Road: M1 highway to Melbourne
I had a rough time getting started this morning. It was no doubt the fitful sleep from the high pitched go-carts, different from the road and rain sounds I have become used to. Expectations on an exciting or eventful day were pretty low. No towns of consequence, just a slogging day that gets you to a destination before your real destination.
I was wrong.
Kaniva was a smart town with wide streets and an evident pride of place with neat store fronts and carefully watered gardens and flower pots that could have only been watered using water that was either unfit for humans or collected in one of the many rain storage tanks that are rapidly becoming a regular fixture on all the houses in this drought-beleaguered land.
I am a total sucker for a country bakery and was appropriately delighted to find a small doughnut machine warming up as I walked into Kaniva's bakery. As bready sweets go, I would not claim to be a doughnut man. However, when warm and fresh, they are a force few can resist. I got six. They were 60 cents each, and by far the best deal in the house.
The proprietor apologized. This was a new machine, one week old from America, and he and his wife were just perfecting the dough. As a Yank, in his eyes at least, I was no doubt an expert on such doughy matters, and he was eager for my input. Fried dough rolled in cinnamon and brown sugar - what kind of expert do you need to be. I told him they were excellent, and he gave me one more, making my total 7. Lacking any real skill or constructive criticism to give to the creation process, I suggested he follow the lead of the Southern American doughnut designer - Krispy Kreme, and put out a sign when hot, fresh doughnuts were available. It is a scientific fact that doughnuts are 22.5 times better when eaten hot and fresh. In a town of this size I expect it would take three weeks to have the locals trained on the times hot doughnuts were available. He looked at me like it was the best idea he had ever heard and handed me two more for the road. I burped doughnut for the next 30 km. It was a good problem.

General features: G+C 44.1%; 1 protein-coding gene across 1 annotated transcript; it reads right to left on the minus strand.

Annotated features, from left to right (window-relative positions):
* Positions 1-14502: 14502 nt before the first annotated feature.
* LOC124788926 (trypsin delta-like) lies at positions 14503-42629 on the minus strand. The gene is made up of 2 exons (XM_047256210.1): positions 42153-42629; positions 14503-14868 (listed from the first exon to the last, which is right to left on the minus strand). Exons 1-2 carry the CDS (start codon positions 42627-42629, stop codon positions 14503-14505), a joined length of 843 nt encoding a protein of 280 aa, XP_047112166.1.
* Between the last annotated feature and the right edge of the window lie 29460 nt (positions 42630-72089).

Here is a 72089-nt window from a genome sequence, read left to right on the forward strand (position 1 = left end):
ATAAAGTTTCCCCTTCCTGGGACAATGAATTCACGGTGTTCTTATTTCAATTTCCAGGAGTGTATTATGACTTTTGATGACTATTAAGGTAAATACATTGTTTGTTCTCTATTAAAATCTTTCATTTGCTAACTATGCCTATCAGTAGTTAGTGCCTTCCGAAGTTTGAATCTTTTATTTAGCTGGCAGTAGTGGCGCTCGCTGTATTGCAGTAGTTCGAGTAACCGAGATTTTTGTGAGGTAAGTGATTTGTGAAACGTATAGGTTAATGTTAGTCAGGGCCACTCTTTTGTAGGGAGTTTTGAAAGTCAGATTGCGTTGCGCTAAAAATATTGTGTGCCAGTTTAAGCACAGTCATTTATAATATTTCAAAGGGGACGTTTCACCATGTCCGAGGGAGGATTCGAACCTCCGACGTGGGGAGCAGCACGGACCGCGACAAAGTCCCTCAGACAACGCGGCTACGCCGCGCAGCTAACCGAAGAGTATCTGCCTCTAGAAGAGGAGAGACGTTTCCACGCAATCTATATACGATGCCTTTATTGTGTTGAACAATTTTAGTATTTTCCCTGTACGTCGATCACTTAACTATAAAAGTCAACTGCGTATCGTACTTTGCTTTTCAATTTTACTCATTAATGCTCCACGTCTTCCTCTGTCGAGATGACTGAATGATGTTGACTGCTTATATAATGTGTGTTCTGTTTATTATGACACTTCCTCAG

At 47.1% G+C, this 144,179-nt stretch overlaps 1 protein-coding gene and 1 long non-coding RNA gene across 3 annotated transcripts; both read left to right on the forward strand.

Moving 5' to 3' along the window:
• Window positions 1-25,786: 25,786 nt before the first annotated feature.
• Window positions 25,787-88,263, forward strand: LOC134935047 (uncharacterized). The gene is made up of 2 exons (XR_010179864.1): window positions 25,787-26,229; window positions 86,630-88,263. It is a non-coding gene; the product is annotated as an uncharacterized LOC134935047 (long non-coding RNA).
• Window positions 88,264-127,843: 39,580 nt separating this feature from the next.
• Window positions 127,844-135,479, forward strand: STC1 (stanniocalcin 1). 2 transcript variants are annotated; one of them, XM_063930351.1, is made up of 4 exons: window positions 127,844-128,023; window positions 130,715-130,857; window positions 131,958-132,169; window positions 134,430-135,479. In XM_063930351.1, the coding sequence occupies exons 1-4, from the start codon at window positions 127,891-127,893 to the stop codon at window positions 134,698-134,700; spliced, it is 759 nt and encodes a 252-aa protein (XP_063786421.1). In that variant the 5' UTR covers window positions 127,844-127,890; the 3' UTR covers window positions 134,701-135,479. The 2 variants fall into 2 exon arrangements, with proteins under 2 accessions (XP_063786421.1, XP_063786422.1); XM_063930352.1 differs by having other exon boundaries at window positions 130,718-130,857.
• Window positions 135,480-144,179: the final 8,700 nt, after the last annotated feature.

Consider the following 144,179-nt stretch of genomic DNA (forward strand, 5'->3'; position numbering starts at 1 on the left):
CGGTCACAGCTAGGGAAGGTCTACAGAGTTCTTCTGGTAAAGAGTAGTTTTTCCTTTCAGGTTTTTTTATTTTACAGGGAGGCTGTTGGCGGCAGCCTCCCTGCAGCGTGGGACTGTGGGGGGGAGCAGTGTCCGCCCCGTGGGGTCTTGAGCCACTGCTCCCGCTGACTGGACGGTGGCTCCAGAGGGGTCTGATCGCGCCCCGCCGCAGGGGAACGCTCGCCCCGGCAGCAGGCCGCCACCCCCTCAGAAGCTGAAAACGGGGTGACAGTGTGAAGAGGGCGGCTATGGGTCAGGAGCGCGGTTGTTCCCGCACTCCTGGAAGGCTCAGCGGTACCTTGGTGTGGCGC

The day was starting to bake, necessitating a watermelon "refuelment" at the town of Nhill - a country town with a street going either direction! The refueling went down with the sticky and refreshing red taste of summer. This was, of course, followed by a relief stop. I spoke earlier of not traveling with music and the joy that I find when fate brings me two it. So it went with the Bach piped into the bathroom. I’m not the kind of guy that lingers in a restroom, but the melody certainly slowed my actions.
70 km to go, and the bake was well and truly on. I wished to be in Horsham before sundown and did not want to stop. This did not prevent me from fantasizing about murdering a milkshake. In the middle of this fantasy, a white van rolled up, and a nice looking woman thrust her hand towards me. It gripped a Solo (lemonade-type beverage).
She spoke franticly, "Would you like a Solo?"
My mind was slow from the heat.
"Yes?" I replied slowly, following quickly with a "god bless you guys" when I figured out what was happening.
"Have some South Australian almonds!"
Her husband spoke, "we got traffic coming."
The almonds were tossed at me, and they sped away.
I called out to the exhaust - "thank you!"
The can was cold and sweating - pulled right from the eski (ice cooler). It hissed commercial-quality refreshment as a I cracked it open. This was the spinach to my Popeye. I peddled on into Horsham.